The Indian elephant (Elephas maximus indicus) is one of three recognized subspecies of the Asian elephant and native to mainland Asia. Since 1986, Elephas maximus has been listed as Endangered on the IUCN Red List as the wild Asian elephant population has declined by at least 50% since the 1940s to 1930s, i.e. three elephant generations. The Asian elephant is threatened by habitat loss, degradation and fragmentation.
Asian elephants are smaller than African elephants and have the highest body point on the head
Indian elephants may spend up to 19 hours a day feeding and they can produce about 220 pounds of dung per day while wandering over an area that can cover up to 125 square miles. This helps to disperse germinating seeds. They feed mainly on grasses, but large amounts of tree bark, roots, leaves and small stems are also eaten. Cultivated crops such as bananas, rice and sugarcane are favored foods as well. Since they need to drink at least once a day, these elephants are always close to a source of fresh water.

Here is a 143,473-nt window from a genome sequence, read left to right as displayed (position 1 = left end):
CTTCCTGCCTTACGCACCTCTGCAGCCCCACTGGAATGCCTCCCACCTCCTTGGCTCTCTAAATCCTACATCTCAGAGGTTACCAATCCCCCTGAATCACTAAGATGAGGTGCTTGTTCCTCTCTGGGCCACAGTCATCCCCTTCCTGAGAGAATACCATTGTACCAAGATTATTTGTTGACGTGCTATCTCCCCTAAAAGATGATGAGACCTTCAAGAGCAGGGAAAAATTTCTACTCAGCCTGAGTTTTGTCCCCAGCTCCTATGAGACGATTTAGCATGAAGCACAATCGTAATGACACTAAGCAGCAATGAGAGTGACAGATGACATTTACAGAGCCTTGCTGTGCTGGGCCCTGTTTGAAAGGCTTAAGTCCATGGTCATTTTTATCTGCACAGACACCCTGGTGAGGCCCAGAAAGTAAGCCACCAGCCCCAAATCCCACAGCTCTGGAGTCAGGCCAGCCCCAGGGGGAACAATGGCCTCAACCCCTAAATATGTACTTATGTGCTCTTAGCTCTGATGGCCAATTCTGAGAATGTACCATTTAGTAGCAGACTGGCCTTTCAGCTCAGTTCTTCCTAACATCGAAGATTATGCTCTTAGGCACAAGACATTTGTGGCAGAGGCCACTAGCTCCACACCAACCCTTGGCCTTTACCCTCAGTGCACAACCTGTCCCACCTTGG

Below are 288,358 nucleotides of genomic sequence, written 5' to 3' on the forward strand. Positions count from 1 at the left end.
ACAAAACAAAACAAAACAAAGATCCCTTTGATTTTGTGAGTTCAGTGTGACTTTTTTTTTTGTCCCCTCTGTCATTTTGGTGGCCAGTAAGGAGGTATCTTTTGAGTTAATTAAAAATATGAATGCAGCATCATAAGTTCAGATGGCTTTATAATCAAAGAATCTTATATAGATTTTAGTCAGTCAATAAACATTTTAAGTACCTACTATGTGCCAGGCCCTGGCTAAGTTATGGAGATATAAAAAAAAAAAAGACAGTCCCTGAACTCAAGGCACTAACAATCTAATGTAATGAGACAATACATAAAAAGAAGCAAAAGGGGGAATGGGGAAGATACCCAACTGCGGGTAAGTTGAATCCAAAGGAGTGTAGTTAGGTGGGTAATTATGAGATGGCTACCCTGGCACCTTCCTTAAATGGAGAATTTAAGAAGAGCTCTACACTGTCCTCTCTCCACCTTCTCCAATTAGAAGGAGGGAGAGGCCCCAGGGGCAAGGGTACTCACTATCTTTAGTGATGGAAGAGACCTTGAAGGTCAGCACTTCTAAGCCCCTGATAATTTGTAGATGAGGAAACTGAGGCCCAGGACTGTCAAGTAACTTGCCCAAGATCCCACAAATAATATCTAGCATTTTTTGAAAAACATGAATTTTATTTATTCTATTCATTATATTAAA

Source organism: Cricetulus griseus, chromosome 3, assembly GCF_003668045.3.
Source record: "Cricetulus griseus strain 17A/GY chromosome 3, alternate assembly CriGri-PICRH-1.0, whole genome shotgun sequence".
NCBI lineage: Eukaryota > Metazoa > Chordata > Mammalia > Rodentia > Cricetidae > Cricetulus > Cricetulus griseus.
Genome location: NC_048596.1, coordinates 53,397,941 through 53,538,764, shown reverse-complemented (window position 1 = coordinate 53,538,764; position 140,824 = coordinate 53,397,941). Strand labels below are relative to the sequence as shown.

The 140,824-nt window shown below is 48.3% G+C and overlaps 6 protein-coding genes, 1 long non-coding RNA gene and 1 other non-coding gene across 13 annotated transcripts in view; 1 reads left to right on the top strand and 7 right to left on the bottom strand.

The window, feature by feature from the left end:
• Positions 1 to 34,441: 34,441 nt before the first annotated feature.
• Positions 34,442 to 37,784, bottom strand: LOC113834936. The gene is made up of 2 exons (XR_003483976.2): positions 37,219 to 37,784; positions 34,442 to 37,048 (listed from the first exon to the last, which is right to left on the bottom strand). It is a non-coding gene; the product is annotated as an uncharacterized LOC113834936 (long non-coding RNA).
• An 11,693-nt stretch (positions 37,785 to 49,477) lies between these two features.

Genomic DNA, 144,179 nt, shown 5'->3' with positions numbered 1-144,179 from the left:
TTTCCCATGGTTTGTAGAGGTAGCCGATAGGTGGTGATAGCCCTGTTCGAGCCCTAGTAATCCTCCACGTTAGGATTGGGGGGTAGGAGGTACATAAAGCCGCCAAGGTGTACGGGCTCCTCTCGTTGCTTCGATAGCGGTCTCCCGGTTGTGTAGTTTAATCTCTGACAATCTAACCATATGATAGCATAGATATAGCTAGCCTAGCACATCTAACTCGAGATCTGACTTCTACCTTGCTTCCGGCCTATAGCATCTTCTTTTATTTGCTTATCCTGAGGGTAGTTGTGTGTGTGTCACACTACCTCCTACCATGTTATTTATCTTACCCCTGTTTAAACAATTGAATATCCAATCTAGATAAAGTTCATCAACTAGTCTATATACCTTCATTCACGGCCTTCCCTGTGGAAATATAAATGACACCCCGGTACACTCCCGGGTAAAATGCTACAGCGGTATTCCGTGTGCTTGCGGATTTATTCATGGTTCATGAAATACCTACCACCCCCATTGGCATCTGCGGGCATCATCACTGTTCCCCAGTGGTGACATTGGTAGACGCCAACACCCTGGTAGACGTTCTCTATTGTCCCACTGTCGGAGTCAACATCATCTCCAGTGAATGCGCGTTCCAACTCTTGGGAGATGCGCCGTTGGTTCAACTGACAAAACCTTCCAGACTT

The Indian Elephant: Short Poem on Elephant
From honest toil he does not shirk,
All day long, he’ll push and shove,
While his owner guides him from above!
The owner loves his elephant grey,
Sitting behind his ears all day,
Speaks to him in a quite tone,
So he never feels alone.
The tree trunks thick-they roll along,
Pushed by the elephant’s head so strong,
Along the forest track he goes,
Guided by his owner’s toes!
And when the hard day’s work is done,
And downward goes the setting sun,
To the water they make their way,
To wash the mud off in the spray!